MrSeb writes: "In a scary twist that reinforces Valve’s distaste for Windows 8, it turns out that the Source engine — the 3D engine that powers Half Life 2, Left 4 Dead, and Dota 2 — runs faster on Ubuntu 12.04 and OpenGL (315 fps) than Windows 7 and DirectX/Direct3D (270.6 fps); almost a 20% speed-up. These figures are remarkable, considering Valve has been refining the Source engine’s performance under Windows for almost 10 years, while the Valve Linux team has only been working on the Linux port of Source for a few months. Valve attributes the speed-up to the “underlying efficiency of the [Linux] kernel and OpenGL.” But here’s the best bit: Using these new OpenGL optimizations to the Source engine, the OpenGL version of L4D2 on Windows is now faster than the DirectX version (303.4 fps vs. 270.6 fps). If OpenGL is faster, and it has a comparable feature set, and hardware support is excellent... why is Direct3D still the de facto API? With Windows losing its gaming crown and smartphones (OpenGL ES!) gaining in popularity, is it time for an OpenGL revolution?"

Submission + - JavaScript Botnet Sheds Light on Criminal Activity (darkreading.com)

CowboyRobot writes: "Informatica64, a security research group, demonstrated the use of cached JavaScript to control computers connecting to a malicious proxy.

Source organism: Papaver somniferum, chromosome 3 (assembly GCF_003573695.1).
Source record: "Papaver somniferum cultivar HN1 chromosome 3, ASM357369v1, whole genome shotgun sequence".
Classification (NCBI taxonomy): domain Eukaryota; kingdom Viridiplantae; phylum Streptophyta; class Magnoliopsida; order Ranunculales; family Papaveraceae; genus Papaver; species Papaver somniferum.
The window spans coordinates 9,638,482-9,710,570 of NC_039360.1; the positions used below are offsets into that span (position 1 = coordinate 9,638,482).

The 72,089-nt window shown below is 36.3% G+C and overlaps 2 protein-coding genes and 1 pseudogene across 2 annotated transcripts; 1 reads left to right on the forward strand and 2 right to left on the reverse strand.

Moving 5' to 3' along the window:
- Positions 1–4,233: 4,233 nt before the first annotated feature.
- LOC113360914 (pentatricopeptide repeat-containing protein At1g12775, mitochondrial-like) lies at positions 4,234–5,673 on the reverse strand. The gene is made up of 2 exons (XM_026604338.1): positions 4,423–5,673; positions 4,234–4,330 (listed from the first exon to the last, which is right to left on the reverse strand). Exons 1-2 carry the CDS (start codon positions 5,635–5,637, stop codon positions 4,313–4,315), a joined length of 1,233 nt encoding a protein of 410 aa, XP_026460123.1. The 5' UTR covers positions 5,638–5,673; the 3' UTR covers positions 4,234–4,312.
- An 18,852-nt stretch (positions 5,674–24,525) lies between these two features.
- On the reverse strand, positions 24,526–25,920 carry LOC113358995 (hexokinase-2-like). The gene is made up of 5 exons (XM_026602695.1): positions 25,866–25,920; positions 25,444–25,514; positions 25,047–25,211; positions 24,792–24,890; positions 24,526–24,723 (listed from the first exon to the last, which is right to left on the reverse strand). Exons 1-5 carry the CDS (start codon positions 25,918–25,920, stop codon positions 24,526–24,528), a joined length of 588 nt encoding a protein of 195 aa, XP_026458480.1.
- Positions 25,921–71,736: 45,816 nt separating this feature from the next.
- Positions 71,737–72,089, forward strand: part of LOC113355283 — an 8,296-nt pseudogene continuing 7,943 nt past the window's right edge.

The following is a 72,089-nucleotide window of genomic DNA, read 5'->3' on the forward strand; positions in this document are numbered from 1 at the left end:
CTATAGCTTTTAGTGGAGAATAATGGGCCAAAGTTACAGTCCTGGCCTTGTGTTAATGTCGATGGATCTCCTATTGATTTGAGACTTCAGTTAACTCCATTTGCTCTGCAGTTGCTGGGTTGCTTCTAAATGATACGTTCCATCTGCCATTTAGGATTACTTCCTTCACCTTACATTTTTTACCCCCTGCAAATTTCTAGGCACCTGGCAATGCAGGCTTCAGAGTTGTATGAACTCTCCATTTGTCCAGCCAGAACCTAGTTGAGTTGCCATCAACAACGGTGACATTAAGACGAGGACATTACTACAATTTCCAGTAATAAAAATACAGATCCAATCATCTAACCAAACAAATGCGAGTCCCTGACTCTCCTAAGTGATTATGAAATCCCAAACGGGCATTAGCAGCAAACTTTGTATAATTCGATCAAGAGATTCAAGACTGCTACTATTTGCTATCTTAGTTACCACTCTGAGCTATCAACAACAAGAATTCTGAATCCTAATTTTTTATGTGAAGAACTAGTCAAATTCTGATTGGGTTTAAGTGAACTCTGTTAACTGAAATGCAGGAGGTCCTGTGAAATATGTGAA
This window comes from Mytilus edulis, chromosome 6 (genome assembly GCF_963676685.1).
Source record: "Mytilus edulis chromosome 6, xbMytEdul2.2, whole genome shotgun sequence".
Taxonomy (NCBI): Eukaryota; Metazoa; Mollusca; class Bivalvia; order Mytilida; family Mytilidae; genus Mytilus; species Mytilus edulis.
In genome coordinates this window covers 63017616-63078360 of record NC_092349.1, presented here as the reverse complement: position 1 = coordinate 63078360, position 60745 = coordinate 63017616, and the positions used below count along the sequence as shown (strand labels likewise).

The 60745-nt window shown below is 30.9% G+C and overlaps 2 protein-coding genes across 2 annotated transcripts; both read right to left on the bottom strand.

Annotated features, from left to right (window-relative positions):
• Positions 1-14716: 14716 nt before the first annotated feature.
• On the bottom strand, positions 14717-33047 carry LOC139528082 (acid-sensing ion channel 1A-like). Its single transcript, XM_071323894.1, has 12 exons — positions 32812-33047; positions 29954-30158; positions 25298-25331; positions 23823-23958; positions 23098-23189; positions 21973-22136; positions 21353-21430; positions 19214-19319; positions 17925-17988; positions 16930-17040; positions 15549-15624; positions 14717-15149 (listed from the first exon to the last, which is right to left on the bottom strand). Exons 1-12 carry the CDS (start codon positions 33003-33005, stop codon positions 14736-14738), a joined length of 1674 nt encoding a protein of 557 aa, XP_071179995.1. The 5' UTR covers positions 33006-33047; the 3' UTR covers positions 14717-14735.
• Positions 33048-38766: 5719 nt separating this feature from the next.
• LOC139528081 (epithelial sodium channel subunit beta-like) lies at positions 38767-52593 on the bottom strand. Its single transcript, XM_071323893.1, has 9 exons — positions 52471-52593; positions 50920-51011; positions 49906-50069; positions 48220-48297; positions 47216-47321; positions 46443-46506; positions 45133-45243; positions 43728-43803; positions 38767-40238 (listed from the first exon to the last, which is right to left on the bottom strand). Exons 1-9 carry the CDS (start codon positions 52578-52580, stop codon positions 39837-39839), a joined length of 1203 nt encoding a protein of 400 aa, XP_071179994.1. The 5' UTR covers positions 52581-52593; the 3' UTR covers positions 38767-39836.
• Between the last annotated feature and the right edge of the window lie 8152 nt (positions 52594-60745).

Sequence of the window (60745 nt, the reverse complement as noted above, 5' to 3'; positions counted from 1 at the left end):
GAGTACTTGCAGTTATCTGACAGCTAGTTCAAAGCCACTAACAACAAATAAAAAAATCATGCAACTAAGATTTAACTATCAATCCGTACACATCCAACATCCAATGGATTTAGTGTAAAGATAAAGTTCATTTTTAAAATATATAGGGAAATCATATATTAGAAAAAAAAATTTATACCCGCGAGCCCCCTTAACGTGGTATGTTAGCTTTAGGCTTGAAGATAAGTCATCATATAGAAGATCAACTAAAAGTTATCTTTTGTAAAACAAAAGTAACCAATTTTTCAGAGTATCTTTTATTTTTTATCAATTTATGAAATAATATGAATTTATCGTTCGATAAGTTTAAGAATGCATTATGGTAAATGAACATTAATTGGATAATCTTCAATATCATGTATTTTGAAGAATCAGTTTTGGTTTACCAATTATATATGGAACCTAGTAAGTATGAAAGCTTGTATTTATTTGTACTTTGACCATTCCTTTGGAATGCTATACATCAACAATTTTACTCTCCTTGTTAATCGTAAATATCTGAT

"The researchers found a variety of low-level criminals using their proxy server: fraudsters posing as British immigration officials offering work permits in hopes of stealing money and sensitive documents from their victims; a man pretending to be a pretty woman on a number of dating sites to con victims into sending money for a plane ticket; and another fraudster selling nonexistent Yorkshire Terriers.""


Submission + - Facebook Abstainers could be labeled Suspicious 2

bs0d3 writes: According to this article printed in tagesspiegel.de, not having a facebook account should be the first sign that you are a mass murderer. As examples they use Norwegian shooter Anders Breivik, who used myspace instead of facebook and the newer Aurora shooter who used adultfriendfinder instead of facebook. They already consider those with facebook accounts, who lack friends to be suspicious, but now they are suggesting that anyone who abstains from facebook altogether may be even more suspicious. While it is already established that sites like facebook and google+ are no good for political activists, abuse survivors, and people in the witness protection program; abuse survivors will have to take a back seat while more and more insane articles like this come out. This line of thinking could sure help facebook's stock value.